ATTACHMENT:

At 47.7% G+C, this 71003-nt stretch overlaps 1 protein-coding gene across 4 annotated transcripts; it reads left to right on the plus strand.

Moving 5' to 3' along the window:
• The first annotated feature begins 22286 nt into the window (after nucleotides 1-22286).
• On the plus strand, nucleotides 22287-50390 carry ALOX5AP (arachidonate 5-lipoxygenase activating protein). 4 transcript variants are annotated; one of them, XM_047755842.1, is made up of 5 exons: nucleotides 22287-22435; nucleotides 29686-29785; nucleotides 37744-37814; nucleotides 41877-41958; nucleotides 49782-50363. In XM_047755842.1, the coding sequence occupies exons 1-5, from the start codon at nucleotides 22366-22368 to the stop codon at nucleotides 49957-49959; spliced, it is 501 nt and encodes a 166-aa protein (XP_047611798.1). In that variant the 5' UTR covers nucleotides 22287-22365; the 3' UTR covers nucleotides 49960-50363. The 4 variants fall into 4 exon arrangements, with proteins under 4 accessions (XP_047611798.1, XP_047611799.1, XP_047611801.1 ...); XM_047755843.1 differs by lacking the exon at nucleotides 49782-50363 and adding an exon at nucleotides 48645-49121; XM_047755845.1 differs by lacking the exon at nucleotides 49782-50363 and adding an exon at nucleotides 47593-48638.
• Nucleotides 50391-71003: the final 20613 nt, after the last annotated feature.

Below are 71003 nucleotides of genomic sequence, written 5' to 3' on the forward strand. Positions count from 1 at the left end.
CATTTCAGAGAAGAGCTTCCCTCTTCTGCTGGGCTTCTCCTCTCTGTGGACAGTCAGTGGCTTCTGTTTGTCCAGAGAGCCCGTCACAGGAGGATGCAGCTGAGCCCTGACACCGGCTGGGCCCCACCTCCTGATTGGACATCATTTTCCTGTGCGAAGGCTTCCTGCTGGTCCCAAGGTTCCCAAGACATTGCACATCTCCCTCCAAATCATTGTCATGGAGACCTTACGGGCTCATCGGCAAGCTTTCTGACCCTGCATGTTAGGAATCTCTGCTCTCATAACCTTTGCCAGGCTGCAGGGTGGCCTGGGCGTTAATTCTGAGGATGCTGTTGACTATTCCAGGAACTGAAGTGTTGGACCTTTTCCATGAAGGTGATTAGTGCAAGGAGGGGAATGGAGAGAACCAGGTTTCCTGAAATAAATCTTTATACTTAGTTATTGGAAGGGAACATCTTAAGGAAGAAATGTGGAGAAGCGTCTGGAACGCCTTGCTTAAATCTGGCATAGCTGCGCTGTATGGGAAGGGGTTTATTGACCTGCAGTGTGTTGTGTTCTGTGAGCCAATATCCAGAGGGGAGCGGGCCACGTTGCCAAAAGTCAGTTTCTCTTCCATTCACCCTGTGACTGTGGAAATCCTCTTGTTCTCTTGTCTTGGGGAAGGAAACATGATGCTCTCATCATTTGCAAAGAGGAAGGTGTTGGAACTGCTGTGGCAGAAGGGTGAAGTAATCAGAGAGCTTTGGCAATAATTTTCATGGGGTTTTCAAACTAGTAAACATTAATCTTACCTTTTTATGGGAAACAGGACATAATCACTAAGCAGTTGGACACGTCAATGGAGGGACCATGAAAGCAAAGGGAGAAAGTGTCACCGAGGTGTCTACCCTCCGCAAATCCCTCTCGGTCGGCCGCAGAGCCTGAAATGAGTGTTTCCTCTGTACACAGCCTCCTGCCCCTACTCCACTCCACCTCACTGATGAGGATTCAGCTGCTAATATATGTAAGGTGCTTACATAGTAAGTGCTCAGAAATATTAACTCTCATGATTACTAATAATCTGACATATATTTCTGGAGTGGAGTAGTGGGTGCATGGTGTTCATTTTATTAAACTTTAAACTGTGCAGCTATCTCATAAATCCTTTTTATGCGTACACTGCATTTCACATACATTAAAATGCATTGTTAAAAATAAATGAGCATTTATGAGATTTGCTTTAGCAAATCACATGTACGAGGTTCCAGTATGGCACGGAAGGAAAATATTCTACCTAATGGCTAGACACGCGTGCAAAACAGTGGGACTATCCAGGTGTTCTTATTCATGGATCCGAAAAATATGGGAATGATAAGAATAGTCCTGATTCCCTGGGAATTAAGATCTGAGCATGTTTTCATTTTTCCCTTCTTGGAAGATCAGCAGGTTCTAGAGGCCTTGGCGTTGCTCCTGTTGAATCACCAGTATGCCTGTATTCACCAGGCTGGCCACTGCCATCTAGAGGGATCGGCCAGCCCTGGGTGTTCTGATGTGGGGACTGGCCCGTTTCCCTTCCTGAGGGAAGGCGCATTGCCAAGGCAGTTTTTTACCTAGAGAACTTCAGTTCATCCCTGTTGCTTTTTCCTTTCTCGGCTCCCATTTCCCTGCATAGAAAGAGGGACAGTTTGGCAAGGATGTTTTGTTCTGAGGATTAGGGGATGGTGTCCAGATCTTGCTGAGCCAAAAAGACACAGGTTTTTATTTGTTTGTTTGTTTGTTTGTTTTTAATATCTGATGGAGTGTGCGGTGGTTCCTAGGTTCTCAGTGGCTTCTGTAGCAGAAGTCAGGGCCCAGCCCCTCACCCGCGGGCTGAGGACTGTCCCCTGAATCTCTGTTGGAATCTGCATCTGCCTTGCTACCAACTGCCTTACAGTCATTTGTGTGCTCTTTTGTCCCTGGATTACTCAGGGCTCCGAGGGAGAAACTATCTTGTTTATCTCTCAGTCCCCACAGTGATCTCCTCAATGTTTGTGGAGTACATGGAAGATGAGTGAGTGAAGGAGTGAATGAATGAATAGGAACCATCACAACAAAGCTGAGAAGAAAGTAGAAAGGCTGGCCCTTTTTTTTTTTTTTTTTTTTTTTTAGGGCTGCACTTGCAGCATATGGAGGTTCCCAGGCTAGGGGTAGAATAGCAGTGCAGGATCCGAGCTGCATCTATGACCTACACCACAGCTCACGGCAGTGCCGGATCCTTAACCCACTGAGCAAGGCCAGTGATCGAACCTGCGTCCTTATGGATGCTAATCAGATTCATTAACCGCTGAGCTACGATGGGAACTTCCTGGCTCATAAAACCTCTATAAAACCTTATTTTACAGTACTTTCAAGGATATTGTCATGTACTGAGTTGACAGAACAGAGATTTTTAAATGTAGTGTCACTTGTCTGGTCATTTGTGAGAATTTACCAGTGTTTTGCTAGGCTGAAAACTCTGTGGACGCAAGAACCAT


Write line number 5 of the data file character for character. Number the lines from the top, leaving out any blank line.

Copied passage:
• Nucleotides 50391-71003: the final 20613 nt, after the last annotated feature.